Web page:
intermingle, and plot develops, and lives become at risk and it’s all for the love of trees. If you are in the mood for short stories, then the first section of the book is excellent, and you will become captivated by each character and the desire for more will befall you.

Overall, after reading, you are left with more appreciation for the world that we live in and on, for we are intruders of nature with a great lack of respect for it and the human hubris is killing our ability to cohabitate naturally. It will remind you how much we are affected by our environment, even in unforeseen ways. Trees can stand outside of our lives but are forces of unspoken inspiration. After consumption, a desire to be outside amongst the trees will enchant you and your perspective will perhaps change forever. It will entice you to be in a natural headspace rather than a digital one.

This is a book for a more relaxed read, so take your time. Many cups of tea and the shade from a tree are awaiting the company of its thought-provoking words. Awareness and self-growth are nearing.

Trees fall with spectacular crashes. But planting is silent and growth is invisible.

» Walden by Henry David Thoreau
» The Hidden Life of Trees by Peter Wohlleben
» Richard Powers website
» His new book, Bewilderment, which is (from what I understand) another love letter to nature and how humans are horrible at relationships with it


This may be a case of The Office—where whichever series you watched first (the British or American one) is the best version. It's the British one, btw. But I think this is different... ?

I came to know of Hilda from the 2018-2019 Netflix series (and later the 2021 movie and Netflix finale). As a graphic designer, I immediately swooned over the color palette: a consistent brand of soothing renewed retro. It's absolutely stunning. After watching the entire series in one evening, I was hooked and ordering the original graphic novel set.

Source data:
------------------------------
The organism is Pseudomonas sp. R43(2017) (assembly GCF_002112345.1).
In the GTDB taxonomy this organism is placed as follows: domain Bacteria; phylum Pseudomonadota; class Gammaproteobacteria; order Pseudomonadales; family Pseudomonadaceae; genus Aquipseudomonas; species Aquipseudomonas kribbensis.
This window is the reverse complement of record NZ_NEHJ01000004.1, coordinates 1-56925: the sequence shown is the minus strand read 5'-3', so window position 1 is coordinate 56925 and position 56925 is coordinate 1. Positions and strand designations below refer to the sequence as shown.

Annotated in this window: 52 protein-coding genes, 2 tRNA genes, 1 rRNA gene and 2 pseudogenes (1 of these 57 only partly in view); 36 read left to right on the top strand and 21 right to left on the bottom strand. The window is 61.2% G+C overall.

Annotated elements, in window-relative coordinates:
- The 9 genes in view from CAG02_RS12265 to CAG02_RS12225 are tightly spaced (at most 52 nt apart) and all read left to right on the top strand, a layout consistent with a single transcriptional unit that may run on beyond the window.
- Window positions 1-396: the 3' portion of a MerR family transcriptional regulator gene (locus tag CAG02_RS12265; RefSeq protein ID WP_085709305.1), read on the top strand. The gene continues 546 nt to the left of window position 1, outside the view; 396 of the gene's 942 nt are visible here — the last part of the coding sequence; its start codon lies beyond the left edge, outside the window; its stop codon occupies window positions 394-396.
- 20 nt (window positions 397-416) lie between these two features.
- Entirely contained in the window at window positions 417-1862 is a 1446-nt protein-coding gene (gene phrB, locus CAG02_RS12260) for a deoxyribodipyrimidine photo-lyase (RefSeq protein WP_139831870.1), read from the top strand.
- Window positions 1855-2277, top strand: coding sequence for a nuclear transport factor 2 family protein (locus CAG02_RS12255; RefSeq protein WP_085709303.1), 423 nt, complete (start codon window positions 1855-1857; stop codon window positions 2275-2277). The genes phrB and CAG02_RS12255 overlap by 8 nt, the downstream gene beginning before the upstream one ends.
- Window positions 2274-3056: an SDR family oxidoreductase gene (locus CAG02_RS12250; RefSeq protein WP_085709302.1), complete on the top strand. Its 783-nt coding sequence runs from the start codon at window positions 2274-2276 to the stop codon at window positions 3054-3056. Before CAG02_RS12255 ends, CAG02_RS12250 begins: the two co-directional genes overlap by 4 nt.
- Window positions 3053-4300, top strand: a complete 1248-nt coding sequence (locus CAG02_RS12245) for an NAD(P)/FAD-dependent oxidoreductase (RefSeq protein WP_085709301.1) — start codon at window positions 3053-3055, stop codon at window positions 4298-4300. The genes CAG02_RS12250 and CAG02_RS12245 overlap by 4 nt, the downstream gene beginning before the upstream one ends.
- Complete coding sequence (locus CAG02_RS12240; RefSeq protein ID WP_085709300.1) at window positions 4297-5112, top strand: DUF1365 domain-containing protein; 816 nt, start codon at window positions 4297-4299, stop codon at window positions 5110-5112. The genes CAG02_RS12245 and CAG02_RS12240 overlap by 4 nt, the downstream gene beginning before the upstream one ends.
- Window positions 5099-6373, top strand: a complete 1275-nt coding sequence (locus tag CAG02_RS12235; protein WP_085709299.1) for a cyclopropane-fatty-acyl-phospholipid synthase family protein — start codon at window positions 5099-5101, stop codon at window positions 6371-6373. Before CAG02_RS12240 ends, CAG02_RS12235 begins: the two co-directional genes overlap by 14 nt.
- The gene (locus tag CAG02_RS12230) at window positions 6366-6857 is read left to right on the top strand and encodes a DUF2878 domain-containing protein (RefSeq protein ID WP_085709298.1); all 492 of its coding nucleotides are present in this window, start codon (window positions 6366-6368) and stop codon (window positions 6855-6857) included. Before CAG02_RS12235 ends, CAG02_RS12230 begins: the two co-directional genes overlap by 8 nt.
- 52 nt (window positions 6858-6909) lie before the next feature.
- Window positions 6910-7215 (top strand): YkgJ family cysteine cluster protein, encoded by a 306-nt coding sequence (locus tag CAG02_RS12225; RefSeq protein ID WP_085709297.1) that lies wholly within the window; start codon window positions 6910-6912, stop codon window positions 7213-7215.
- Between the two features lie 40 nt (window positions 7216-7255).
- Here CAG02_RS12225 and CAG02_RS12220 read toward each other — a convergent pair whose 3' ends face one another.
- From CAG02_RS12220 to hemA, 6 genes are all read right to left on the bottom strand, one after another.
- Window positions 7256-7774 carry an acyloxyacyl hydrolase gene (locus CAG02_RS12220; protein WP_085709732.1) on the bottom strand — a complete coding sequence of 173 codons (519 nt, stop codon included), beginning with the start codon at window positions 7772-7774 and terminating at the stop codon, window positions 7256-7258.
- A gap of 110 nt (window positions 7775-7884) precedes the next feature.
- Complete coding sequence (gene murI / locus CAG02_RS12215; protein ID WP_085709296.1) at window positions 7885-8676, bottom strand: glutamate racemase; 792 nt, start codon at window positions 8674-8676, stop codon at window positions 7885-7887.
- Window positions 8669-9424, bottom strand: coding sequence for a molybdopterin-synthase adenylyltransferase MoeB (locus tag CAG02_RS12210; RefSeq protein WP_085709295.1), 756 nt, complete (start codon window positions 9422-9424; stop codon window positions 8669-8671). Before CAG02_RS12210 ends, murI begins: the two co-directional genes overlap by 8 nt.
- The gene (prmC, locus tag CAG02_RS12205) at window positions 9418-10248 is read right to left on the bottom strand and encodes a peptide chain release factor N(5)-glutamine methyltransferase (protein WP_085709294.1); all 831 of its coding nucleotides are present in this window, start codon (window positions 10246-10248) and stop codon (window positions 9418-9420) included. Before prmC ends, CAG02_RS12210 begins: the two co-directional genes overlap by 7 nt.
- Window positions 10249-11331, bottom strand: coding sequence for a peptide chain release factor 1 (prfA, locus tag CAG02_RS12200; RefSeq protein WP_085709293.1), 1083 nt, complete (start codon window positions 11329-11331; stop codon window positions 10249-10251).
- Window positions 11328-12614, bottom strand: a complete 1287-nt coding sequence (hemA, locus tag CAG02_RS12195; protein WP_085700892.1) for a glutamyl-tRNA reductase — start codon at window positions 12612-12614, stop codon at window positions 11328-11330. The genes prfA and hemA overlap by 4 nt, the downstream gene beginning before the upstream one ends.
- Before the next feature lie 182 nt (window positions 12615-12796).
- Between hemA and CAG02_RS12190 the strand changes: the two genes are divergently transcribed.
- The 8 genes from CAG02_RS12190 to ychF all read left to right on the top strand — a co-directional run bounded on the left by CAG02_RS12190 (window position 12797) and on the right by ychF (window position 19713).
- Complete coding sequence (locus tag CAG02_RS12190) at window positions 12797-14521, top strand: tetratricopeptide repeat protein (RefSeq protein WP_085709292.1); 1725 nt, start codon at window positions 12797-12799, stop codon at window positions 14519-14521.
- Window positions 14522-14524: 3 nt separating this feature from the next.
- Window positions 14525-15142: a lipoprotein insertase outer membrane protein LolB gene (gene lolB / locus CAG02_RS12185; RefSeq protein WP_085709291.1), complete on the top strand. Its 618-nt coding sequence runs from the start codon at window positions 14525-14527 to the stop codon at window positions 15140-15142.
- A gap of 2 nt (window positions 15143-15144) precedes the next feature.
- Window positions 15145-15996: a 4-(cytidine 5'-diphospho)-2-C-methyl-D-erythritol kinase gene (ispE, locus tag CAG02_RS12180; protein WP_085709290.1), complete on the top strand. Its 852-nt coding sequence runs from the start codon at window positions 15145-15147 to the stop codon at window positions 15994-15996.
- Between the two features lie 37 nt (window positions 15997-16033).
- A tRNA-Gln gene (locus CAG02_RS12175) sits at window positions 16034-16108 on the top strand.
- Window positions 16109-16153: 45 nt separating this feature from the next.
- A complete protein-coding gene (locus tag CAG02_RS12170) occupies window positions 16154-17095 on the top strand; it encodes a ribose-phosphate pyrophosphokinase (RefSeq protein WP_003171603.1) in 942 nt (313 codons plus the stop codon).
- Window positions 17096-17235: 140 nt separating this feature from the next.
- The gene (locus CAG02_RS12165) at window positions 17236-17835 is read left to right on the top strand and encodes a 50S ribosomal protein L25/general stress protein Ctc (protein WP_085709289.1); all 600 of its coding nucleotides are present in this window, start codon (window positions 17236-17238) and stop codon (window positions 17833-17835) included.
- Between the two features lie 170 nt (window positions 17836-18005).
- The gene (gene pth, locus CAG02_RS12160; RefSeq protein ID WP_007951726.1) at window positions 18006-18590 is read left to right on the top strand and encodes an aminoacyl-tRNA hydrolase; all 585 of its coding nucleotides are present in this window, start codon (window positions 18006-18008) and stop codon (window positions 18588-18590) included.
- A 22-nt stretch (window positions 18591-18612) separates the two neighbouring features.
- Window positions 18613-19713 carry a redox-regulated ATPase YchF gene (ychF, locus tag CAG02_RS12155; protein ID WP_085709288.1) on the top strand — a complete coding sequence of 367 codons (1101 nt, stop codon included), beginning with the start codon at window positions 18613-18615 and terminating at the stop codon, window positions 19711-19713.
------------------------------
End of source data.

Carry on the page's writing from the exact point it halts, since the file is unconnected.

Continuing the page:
Hilda's connection to the land and animals (which are otherworldly) is nurturing, confident, and protective. She lives her life as part of the natural world, not like most humans watching nature like a TV show (ironically). Her cohorts in warm, fuzzy-hearted adventures are her mom (supportive, trusting, and encouraging), Frida the over-achiever and David the anxious hesitator (her city besties), and Alfur the elf and Twig the deer-fox (her nature pals). It's a playscape I made believe (in my own version) as a child.

Luke Pearson, who created both the graphic novels and the Netflix series (and was a storyboarder for Adventure Time) did something that rarely happens. He made the TV series even better than the graphic novels and tie-in storybooks. They are very much one in the same, except he upgraded the Netflix series with tiny details beyond the way the cast looks. As if he jumped at the opportunity to do that one last thing he wish he did before it went to print. That being said, I think these would make great bedtime stories with your kiddos (or for yourself).


» Bee and Puppycat

» Gravity Falls

» Summer Camp Island

» Bluey